Other Oscar-nominated composers whose film scores are represented in the Music Division’s special collections include:
- Leonard Bernstein, nominated for On the Waterfront (1954)
- Aaron Copland, nominated for Of Mice and Men (1939), Our Town (1940), and The North Star (1943)
- David Raksin, nominated for Forever Amber (1947) and Separate Tables (1958)
- Richard Robbins, nominated for Howard’s End (1992) and The Remains of the Day (1993)
Copland did eventually win an Oscar for The Heiress in 1949. Beyond West Side Story (1961), Bernstein never again wrote another score specifically for film. Furthermore, while George and Ira Gershwin wrote many songs for film, they were only recognized – and never won – in the Best Original Song category.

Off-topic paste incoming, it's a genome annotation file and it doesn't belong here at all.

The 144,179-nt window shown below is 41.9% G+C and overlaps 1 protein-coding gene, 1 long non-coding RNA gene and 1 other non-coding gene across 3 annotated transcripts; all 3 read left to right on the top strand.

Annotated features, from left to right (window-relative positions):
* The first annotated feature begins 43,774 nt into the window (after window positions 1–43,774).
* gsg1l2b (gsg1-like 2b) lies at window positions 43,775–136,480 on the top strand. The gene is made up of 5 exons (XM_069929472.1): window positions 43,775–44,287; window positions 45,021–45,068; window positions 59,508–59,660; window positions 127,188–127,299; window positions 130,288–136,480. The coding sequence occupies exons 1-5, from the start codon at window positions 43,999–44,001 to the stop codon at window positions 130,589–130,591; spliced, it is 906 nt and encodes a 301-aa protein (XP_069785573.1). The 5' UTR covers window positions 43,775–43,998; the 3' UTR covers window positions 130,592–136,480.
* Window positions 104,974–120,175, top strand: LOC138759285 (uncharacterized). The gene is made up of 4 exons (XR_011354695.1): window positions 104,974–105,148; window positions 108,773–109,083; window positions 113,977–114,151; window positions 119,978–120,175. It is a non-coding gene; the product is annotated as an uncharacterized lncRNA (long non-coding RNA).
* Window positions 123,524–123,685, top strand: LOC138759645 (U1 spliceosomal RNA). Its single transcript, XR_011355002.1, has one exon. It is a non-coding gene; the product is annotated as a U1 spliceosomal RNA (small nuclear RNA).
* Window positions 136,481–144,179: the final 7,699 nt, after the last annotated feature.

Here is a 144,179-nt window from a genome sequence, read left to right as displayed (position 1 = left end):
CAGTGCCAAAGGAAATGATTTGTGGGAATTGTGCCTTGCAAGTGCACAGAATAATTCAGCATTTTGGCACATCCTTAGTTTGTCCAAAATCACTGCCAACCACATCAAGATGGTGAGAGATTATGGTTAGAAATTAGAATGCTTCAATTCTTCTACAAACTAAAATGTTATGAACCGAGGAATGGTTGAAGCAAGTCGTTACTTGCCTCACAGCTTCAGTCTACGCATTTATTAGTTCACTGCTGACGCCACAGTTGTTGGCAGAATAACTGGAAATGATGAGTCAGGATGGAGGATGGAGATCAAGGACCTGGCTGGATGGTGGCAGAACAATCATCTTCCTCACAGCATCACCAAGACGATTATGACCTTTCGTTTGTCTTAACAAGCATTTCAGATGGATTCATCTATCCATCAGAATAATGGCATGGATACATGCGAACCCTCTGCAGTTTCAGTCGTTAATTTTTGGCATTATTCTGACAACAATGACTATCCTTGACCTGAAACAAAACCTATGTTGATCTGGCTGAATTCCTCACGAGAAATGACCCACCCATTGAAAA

Meanwhile, between 1954 and 1982, prolific composer Henry Mancini was nominated seven times, with two wins: first for Breakfast at Tiffany’s in 1954, and again for Victor/Victoria in 1982. Mancini’s collection is currently being processed, and the finding aid should be available for research later this year! Mancini’s two awards likewise demonstrate the evolution of the Best Scoring category. His award for Breakfast at Tiffany’s was in the Best Musical Score of a Dramatic or Comedy Picture, while his 1982 award was for Best Original Song Score and its Adaptation or Adaptation Score.
Indeed, the Best Scoring category has undergone a myriad of changes throughout the 20th century. The academy has spent over 90 years trying to parse out differences between scoring for musical films, dramatic films, comedies, and adaptations: